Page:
The European Central Bank has already asked banks not to pay dividends or buy back shares until at least October. Similar and additional recommendations should be extended to the purchase of corporate bonds, asking for responsible schemes such as voluntary country-by-country disclosure, a cap on dividends, bonus and CEOs’ wages, and green investments.


Rohingya refugee camp in Cox’s Bazar. The EU must coordinate its action quickly to support people in places vulnerable to COVID-19. Credit: Abbie Trayler-Smith/Oxfam

Rohingya refugee camp in Cox’s Bazar. The EU must coordinate its action quickly to support people in places vulnerable to COVID-19. Credit: Abbie Trayler-Smith/Oxfam

How wealthy countries can fund economic support

The so-called helicopter money from the European Central Bank — quick, sizeable and frequent cash payments to all individuals in member states affected by the crisis — would help people, companies and the economy cope with the decrease in economic activity, support workers’ income and prevent deflation.

To fund their economic stimulus programmes, EU member states should agree on an EU solidarity wealth tax, coordinated in every country to avoid that wealth is shifted from one country to another.

To further increase state income and help fund recovery programmes, EU governments should also agree a financial transaction tax, extended to the most speculative products. In addition, Oxfam calls for strong action against corporate tax dodging so that currently undertaxed businesses pay their fair share. That includes a ban on patent boxes, sanctions against countries offering aggressive tax mechanisms within the EU, an agreement on a global minimum effective tax rate and an immediate coordination on a digital service tax.


What the EU can do to help developing countries

Oxfam distributes hygiene kits in Alkehaf Camp, Taiz, Yemen.

Oxfam distributes hygiene kits in Alkehaf Camp, Taiz, Yemen. Credit: Wael Algadi / Oxfam.

While quick and decisive action in Europe is crucial, it’s even more urgent in developing countries. Oxfam has calculated that health spending in poor countries must double immediately to prevent millions of deaths.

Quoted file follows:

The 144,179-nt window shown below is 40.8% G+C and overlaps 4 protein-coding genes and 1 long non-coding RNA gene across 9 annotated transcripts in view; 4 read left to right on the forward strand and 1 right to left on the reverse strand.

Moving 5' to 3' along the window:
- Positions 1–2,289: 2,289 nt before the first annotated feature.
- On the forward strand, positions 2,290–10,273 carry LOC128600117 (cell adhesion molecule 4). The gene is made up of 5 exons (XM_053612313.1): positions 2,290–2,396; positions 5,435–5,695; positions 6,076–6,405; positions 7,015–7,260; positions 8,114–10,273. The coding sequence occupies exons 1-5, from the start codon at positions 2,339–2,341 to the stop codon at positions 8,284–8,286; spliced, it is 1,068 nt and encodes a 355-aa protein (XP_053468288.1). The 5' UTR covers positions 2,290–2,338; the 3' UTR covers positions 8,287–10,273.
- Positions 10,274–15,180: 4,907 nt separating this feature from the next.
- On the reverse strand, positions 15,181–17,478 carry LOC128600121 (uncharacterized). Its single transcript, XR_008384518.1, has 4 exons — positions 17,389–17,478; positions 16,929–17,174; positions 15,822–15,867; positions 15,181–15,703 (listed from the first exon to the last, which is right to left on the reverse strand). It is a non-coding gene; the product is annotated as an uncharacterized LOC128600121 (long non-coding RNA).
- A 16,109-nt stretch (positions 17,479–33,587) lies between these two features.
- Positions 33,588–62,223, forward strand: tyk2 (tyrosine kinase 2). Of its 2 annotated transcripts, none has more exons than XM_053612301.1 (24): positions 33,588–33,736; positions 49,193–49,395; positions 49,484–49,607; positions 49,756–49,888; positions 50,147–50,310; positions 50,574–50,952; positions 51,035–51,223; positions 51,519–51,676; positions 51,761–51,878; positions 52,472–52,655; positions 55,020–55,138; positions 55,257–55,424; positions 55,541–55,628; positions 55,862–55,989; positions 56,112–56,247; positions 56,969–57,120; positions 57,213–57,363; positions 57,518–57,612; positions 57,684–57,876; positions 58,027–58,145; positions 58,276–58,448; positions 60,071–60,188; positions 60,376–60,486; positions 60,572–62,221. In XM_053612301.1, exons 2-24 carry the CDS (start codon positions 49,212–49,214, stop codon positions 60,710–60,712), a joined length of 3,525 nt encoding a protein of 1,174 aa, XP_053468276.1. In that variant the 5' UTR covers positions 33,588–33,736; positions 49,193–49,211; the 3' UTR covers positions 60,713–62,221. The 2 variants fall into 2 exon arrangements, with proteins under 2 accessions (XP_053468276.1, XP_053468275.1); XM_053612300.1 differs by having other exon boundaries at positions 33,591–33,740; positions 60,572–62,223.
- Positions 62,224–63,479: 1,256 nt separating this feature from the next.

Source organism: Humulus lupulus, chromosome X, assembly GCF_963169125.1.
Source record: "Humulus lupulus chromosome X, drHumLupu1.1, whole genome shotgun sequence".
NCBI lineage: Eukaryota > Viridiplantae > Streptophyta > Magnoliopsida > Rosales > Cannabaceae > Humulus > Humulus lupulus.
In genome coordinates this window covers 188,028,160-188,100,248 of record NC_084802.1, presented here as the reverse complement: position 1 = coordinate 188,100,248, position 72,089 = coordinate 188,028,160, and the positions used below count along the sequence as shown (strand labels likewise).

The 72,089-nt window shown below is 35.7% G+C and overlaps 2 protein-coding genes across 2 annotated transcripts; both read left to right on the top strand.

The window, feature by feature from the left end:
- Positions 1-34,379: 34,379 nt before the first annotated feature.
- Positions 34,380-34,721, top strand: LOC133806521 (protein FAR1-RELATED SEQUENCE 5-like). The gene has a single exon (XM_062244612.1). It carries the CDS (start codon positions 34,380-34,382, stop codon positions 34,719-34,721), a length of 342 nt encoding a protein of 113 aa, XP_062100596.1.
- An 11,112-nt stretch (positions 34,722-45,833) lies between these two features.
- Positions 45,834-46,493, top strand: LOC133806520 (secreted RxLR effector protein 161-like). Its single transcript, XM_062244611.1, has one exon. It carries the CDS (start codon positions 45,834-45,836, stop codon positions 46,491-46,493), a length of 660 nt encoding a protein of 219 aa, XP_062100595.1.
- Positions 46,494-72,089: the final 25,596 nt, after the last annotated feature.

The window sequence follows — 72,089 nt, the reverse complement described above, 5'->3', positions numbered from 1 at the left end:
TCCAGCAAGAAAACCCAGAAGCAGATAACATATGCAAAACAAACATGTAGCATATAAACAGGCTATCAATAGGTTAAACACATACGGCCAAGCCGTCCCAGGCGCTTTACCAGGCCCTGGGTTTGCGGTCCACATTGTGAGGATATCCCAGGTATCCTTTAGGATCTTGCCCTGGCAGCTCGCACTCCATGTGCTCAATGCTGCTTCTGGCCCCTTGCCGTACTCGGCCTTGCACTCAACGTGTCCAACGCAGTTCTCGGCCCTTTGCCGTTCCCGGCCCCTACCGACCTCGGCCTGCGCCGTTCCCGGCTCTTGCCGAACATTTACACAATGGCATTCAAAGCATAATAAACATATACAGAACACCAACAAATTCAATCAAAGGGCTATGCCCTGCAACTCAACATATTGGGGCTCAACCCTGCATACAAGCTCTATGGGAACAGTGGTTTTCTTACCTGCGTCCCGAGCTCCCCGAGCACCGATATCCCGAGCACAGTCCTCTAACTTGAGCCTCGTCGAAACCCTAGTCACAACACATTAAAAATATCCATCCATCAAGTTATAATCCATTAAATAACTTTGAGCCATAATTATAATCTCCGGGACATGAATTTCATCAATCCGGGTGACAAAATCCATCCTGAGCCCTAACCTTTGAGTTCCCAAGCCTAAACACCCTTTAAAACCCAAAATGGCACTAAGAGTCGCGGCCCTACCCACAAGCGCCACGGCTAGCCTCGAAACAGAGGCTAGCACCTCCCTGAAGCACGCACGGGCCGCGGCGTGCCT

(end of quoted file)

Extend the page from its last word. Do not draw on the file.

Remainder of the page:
Europe’s action has consequences beyond its borders. For instance, the massive purchase of bonds by the ECB can drive speculative flows to developing countries, so there should be mechanisms to stop undue outflows to other economies.

Also, it is high time for the EU to step up its support for developing countries that risk paying the highest price for both the health and the economic crisis.

EU governments have shown that they are able to mobilise billions of euros in no time for their domestic response to the coronavirus emergency. Now, they should increase their development aid and finally reach their commitment to spend 0.7% of their GDP on development — a commitment made 50 years ago.

The EU must act now to save lives and tackle inequality

Rich countries should provide immediate emergency support to the poorest and to the public sector in developing countries, avoiding further privatisation of essential services.

Moreover, it makes no sense for poorer countries to be transferring vital resources to the rich world in an emergency situation. As such, the EU should support an immediate, universal suspension of debt repayment until at least the end of 2020 for Low Income Developing Countries and other developing countries suffering a severe health and economic impact from the COVID-19 crisis.

The EU should build on this moment of unprecedented government action to permanently drive European countries towards a human economy, that radically reduces inequality and leads the fight against climate breakdown.